ners tabbed by Kodak, has led to a new
interest in DRTV among many different
Kodak divisions. And with the campaign
set to resurface this month, it looks like
direct response has a new set of believers
at a company long known as the innovator in the photography market.
From Lamdek, Allen transitioned into
the company’s professional photography
division. From there, he’s been one of
the company’s best utility players. “I’ve
been in the advertising and branding side,
on the marketing side, worked in professional, consumer and digital,” he says.
“I’ve worn a lot of hats in 23 years, but
these past 18 months have been among
the most satisfying during my tenure.”
But staying with the same company
23 years in an age like this is a rarity.
Why did Allen stick with Kodak so long?
“First, the brand has such unique equities,
it’s hard to find another that can compete,” he says. “The consumers have an
emotional connection to Kodak, which
has been bringing their images to life for
more than 100 years. The other thing is,
the different markets the company serves
A History of Commitment
Kodak’s long history includes many
firsts in the photography market (see sidebar). “Kodak invented the digital camera
in 1976,” Allen says. “And, though most
don’t realize it because the film part of
the business overshadowed it until this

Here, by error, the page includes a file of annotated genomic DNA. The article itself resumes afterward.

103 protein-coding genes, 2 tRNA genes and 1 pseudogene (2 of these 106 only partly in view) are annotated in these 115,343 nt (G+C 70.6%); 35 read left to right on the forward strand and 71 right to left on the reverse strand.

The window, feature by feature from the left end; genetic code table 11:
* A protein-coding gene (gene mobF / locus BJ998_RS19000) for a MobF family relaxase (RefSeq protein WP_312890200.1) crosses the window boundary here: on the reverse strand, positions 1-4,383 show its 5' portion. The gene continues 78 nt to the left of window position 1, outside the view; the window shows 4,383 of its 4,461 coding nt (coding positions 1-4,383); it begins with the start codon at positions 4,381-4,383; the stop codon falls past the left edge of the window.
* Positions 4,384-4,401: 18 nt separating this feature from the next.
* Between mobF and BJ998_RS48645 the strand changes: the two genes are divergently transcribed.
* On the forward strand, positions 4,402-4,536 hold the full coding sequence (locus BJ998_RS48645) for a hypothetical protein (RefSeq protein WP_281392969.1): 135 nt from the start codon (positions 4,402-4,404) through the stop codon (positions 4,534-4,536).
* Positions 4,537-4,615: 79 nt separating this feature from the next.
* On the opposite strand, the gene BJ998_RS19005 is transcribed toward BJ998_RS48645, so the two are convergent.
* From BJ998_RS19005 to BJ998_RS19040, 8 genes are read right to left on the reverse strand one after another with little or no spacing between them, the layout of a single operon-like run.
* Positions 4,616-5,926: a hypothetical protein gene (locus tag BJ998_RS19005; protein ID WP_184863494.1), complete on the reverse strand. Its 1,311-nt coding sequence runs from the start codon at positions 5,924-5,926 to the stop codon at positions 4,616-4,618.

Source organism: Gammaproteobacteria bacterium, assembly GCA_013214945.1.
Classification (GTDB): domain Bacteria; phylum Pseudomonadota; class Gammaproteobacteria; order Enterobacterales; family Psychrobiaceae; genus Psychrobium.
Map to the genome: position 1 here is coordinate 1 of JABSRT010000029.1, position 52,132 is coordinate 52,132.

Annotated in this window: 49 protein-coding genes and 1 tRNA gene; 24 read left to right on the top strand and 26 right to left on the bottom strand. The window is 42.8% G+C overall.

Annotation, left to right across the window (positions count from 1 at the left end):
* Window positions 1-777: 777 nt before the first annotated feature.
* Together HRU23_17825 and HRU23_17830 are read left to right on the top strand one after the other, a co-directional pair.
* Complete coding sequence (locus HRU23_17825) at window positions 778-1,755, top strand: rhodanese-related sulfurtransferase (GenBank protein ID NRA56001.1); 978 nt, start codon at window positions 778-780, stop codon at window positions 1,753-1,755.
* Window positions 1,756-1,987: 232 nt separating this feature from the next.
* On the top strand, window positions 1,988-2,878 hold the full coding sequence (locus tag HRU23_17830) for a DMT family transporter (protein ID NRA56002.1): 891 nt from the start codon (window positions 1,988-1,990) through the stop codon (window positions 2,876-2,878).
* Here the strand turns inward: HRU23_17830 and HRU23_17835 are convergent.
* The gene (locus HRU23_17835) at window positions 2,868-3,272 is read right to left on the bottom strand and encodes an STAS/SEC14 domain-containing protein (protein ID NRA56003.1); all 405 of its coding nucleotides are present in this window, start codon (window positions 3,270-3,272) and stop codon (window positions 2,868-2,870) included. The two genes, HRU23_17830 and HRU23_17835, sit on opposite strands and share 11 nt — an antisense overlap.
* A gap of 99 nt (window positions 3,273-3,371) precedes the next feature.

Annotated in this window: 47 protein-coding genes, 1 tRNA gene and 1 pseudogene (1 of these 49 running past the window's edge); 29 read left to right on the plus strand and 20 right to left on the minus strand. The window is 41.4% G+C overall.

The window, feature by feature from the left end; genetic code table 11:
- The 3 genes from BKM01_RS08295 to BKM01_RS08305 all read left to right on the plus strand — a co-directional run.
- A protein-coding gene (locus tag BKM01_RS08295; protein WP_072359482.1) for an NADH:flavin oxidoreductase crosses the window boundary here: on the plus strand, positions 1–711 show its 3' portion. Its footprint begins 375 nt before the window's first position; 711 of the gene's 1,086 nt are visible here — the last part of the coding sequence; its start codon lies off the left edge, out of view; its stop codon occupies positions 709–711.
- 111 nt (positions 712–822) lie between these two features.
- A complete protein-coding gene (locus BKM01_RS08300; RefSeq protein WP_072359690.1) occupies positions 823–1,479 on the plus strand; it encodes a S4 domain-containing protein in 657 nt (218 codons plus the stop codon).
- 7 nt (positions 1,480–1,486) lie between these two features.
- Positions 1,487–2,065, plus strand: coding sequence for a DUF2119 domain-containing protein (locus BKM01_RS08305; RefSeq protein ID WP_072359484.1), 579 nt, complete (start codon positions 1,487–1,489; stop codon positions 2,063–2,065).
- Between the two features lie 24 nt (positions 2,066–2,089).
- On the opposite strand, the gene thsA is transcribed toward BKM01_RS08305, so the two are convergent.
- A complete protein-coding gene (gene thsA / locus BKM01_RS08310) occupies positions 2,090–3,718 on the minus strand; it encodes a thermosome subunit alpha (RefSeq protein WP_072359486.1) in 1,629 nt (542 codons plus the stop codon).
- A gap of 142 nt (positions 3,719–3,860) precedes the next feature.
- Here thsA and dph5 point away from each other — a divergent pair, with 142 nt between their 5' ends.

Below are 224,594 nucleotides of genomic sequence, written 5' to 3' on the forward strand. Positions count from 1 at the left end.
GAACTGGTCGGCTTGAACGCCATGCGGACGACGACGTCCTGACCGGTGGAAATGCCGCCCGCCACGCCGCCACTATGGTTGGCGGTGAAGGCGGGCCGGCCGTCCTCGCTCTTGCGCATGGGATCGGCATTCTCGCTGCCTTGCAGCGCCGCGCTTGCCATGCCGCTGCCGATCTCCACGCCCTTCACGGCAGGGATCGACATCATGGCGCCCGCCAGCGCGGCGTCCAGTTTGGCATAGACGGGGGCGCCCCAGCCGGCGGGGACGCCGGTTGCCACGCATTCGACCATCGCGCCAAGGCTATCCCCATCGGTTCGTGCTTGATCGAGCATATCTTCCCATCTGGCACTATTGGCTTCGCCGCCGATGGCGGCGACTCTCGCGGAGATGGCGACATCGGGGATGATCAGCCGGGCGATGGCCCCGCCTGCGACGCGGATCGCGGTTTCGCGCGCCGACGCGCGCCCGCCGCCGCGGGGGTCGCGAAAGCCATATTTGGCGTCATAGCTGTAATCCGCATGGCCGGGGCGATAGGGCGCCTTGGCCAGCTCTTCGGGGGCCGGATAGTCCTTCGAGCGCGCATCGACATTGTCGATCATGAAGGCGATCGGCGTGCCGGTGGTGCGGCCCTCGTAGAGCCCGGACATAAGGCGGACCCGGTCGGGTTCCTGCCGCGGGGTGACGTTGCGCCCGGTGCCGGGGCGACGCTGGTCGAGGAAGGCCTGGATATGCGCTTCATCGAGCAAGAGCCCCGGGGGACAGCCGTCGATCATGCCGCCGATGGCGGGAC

decade, the company has been in the digital business, in either the professional or
consumer market, since 1990.”
However, the company fell behind
competitors in the digital market in the
late 1990s and early 2000s.
Kodak was surprised at how
rapidly the digital market
overtook the film market.
Allen says Kodak was only
the No. 7 digital photography brand in the U.S. as
late as 2002, before bringing
the EasyShare camera brand
to life. Today, Kodak’s
digital photography equipment is the No. 1 brand in
America — a position the Host Caroline Rhea came in prepared to shoot the long-form
company has grown used to DRTV show after using an EasyShare printer in her home.
“She was a convert,” says Rick Allen of Kodak.
throughout its history.
Allen’s personal history at Kodak reaches back 23 years.
After earning an electrical engineering
degree and working in that field for two
years, Allen returned to school, earning
an MBA in marketing and finance from
Syracuse University. During his second
year in the program, he was working at
the IBM product center when he received
a phone call.
“The caller was working on a venture
team at Kodak and looking for MBA
candidates with a technical background,”
Allen says. “The new division was called
Lamdek Fiber Optics. Being in on a new
venture — everyone in marketing should
have an experience like that. You have to
wear so many different hats.”
afford you the opportunity to move and
take on new challenges while still staying
within the same corporate structure.”
In early 2007, Allen and his team
were presented with one of those new
challenges, when Kodak introduced a
new line of all-in-one printers under the
EasyShare name. Priced between $149.99
and $299.99, the EasyShare 5100, 5300
and 5500 aimed to “break the paradigm
of how people would look at buying a
printer,” according to Allen.
The printer line offers print, scan and
copy capabilities, while allowing consum-